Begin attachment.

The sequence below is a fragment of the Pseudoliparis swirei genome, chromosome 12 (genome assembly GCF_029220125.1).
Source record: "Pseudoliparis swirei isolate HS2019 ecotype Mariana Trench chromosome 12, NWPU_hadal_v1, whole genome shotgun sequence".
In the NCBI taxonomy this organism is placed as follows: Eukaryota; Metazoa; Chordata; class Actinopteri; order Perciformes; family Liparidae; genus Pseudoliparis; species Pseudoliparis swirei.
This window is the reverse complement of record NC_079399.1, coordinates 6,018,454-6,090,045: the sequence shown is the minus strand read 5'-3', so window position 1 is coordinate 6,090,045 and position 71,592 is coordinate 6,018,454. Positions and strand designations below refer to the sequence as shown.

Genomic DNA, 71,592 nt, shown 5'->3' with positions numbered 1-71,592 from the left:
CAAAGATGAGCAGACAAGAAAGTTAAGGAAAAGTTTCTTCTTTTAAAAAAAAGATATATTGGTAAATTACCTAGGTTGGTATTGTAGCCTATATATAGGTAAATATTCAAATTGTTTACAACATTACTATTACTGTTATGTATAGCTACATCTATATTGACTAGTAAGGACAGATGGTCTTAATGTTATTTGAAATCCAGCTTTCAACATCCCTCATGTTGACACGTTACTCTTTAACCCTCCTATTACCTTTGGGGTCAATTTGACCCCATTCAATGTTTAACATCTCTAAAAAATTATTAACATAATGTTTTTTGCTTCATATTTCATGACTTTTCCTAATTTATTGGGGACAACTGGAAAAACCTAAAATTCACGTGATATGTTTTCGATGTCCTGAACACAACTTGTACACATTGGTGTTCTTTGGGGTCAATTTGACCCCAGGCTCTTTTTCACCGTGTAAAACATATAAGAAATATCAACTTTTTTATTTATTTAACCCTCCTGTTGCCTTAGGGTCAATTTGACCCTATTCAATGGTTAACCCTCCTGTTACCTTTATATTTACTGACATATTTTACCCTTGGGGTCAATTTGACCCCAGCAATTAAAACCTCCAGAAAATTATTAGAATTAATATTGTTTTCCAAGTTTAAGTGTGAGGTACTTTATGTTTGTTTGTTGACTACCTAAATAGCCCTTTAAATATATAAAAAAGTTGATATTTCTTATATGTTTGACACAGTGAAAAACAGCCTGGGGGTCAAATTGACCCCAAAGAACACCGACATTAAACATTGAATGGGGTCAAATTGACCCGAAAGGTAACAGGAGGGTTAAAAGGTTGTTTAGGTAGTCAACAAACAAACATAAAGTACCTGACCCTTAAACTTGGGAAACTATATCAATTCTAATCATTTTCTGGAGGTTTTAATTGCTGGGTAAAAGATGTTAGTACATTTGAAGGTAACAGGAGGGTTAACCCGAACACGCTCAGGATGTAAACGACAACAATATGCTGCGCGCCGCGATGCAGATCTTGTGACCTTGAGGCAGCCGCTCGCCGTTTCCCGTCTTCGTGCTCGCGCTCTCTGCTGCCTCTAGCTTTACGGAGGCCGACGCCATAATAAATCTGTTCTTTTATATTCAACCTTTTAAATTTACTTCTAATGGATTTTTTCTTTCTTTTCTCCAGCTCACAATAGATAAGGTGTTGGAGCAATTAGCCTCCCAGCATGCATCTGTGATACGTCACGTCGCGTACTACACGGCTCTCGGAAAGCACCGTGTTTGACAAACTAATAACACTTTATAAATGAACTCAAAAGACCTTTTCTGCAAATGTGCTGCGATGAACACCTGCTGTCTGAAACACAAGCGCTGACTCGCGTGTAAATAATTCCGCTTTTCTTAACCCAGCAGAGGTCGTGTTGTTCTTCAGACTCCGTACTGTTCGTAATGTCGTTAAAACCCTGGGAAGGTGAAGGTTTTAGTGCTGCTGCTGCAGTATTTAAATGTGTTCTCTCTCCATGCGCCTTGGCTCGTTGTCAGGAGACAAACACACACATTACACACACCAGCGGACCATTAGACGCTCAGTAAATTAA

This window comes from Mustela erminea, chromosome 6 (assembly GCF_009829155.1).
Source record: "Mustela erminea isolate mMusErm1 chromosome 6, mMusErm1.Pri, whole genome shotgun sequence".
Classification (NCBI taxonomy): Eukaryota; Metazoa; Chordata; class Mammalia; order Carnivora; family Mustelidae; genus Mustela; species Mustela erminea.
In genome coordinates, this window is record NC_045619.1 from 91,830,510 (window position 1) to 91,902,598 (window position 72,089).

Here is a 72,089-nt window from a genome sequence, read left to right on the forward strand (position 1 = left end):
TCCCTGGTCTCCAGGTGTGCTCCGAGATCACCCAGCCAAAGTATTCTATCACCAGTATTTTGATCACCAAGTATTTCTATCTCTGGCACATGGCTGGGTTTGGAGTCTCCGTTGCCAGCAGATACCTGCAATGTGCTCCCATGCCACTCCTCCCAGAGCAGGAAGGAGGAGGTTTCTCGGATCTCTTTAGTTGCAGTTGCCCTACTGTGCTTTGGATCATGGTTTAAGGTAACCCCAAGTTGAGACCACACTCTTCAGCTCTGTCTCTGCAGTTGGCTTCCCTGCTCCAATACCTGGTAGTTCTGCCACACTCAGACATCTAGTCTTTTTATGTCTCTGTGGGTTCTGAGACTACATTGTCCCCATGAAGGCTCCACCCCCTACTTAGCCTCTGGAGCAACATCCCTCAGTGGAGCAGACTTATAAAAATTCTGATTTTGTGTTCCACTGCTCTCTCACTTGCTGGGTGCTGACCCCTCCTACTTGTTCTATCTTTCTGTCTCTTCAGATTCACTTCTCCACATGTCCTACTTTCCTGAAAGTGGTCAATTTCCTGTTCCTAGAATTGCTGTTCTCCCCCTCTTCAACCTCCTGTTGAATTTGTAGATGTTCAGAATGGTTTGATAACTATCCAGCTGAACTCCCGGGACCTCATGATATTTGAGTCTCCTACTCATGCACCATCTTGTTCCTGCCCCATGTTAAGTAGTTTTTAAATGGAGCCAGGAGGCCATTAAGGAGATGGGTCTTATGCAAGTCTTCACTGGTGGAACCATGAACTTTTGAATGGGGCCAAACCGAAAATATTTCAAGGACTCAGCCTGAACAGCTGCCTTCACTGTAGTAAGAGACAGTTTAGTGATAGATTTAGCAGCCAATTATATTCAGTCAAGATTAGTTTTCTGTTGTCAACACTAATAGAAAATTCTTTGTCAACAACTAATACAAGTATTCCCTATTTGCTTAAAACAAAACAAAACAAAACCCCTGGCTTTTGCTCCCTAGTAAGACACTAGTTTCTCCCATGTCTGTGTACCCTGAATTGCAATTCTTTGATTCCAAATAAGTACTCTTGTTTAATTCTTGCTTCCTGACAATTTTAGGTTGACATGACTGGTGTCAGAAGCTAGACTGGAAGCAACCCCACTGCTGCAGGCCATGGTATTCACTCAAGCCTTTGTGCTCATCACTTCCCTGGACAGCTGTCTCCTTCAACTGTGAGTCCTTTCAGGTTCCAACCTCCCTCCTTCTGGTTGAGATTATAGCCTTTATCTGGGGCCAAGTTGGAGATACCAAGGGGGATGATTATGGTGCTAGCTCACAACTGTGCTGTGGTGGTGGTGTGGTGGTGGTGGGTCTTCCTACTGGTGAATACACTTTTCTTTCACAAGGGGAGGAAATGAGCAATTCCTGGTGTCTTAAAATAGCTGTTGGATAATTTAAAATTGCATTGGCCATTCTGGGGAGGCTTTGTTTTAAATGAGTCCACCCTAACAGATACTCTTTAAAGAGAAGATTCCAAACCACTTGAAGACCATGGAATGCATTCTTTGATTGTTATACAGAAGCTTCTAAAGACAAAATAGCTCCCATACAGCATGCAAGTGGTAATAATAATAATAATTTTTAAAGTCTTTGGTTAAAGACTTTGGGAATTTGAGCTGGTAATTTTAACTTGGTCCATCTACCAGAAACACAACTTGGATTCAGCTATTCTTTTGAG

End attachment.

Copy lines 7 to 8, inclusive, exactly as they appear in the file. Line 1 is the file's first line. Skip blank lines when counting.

This window comes from Mustela erminea, chromosome 6 (assembly GCF_009829155.1).
Source record: "Mustela erminea isolate mMusErm1 chromosome 6, mMusErm1.Pri, whole genome shotgun sequence".